03 March 2021 By Martha Hunter
Terrariums are ideal if you don’t have much space or want to bring some greenery inside. They are low-maintenance, a great introduction to growing under glass and a good desk companion. We’ve put together some simple steps to help you create your very own terrarium. Or you can always watch our video on how we made our greenhouse terrarium at Torberry.
Glass container of choice (obviously we had to choose the greenhouse one!), sand, small stones, activated charcoal, succulents, soil, terrarium plants, moss and decorative stones.
The first layer in your terrarium will be sand to act as drainage. You don’t need too much of this – 1 to 2 cm will do.
After you have packed down your sand, take your smallest stones and gently lay them on top trying not to move the sand too much. This adds another layer of drainage, as succulents don’t like to be soggy! These do not have to be your standard stones, you can get a wide variety of colours in garden centers.
At this stage you can add a very small layer of activated charcoal to your terrarium – this helps fend off bacteria to keep the environment fresh. This step is more important for a closed terrarium, so don’t worry if you can’t source any.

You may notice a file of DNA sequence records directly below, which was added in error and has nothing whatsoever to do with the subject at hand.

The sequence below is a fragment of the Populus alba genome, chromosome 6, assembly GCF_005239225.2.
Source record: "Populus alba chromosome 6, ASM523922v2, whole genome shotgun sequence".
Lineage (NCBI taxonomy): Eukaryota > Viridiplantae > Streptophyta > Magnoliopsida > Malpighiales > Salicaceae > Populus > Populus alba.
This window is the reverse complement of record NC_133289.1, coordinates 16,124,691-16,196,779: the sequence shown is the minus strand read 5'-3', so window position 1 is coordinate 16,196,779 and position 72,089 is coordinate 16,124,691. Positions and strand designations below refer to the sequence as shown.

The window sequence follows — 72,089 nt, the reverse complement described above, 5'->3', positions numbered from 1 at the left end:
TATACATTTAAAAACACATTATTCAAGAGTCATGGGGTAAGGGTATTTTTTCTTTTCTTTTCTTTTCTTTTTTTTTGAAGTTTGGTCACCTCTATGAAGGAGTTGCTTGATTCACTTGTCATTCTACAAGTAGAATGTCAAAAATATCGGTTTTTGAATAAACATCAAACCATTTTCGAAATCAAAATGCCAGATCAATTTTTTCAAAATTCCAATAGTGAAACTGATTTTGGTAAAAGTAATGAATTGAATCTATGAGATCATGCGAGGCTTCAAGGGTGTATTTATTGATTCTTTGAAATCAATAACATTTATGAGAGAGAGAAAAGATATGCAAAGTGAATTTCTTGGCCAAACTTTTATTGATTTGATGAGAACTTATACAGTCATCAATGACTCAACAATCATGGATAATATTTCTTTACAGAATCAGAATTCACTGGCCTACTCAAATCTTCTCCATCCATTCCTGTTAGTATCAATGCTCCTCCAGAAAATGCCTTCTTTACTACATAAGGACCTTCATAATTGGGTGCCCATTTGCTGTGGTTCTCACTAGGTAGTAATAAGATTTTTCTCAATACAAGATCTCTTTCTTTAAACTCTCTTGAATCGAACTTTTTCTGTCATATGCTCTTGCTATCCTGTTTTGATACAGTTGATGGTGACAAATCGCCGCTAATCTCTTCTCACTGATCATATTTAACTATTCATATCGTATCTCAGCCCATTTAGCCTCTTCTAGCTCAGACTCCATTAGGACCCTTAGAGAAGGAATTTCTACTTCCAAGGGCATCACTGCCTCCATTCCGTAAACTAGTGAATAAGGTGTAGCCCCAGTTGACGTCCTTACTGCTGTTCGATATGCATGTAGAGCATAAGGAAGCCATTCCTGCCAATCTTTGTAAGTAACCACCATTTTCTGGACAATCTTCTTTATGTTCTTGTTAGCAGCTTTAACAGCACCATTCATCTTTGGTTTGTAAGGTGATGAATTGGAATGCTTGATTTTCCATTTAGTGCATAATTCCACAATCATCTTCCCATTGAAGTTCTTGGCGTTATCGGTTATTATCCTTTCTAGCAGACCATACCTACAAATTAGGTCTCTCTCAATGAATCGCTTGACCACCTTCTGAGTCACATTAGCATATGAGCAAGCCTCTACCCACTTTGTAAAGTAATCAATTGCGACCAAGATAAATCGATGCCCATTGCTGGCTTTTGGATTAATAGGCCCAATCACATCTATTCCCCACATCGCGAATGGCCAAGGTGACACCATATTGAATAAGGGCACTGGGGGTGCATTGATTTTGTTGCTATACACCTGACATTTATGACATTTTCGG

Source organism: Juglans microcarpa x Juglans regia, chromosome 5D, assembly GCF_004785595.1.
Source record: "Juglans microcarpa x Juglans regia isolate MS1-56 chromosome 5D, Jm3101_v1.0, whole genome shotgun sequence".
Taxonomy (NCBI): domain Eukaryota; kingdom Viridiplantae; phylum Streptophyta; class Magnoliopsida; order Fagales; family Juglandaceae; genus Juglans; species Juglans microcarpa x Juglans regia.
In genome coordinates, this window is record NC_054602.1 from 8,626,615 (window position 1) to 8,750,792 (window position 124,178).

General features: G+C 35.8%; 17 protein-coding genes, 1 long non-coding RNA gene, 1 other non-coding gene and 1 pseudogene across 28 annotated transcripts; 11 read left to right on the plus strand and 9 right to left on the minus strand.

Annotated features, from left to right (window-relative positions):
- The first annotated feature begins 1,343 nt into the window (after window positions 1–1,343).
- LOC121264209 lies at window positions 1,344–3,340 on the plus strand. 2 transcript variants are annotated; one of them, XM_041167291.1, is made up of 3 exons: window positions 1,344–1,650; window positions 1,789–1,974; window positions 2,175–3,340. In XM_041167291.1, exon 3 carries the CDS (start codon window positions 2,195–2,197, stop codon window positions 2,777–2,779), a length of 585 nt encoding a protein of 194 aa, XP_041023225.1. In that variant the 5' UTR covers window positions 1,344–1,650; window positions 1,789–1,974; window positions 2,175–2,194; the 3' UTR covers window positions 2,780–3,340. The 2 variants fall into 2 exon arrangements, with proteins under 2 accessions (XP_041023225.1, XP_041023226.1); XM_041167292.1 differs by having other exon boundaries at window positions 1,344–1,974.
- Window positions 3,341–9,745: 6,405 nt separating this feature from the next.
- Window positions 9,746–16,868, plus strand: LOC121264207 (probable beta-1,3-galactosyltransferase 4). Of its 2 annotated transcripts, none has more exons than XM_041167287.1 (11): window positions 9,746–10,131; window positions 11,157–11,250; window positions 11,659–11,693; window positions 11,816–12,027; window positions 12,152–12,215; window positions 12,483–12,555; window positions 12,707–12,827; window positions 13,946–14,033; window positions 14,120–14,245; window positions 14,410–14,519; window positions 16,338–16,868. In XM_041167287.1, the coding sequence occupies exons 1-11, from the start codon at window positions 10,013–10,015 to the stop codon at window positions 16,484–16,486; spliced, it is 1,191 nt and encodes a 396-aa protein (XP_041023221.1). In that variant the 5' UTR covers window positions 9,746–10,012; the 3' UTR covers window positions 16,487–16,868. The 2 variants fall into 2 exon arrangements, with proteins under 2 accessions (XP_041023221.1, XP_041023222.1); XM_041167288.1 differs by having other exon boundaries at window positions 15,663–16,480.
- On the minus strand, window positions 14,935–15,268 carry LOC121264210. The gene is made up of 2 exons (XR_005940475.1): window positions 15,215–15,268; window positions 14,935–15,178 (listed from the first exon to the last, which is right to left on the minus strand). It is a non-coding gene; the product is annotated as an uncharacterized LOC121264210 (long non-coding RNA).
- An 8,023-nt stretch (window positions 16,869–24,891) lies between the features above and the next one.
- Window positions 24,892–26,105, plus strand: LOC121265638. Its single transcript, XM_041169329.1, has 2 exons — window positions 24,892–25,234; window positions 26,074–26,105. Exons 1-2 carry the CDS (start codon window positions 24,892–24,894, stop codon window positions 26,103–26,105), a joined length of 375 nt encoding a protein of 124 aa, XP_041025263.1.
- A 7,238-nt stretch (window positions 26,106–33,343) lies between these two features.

You will now need to add a thick layer of soil for your plants to grow in. It’s best to buy succulent/cacti soil ideally but again, this isn’t essential. Make sure you have enough soil so that your plants can be comfortably planted in.
Now you can add your plants! We’ve gone for a variety of succulents but you can also add air plants, cacti and ferns.
After your terrarium plants are feeling at home you can add some moss to the corners of your terrarium. Moss is especially important as it helps to stabilise humidity.
Finally, add in your decorative rocks, we’ve used a mixture of small white rocks and large grey stones -and then the fill in the gaps with the leftover small stones from the second layer.
Once you’ve mastered the open terrarium, you could always try your hand at a closed terrarium. These are self-sufficient mini eco systems that can be left for long periods of time. The longest recorded closed terrarium lasted for 53 years without any intervention!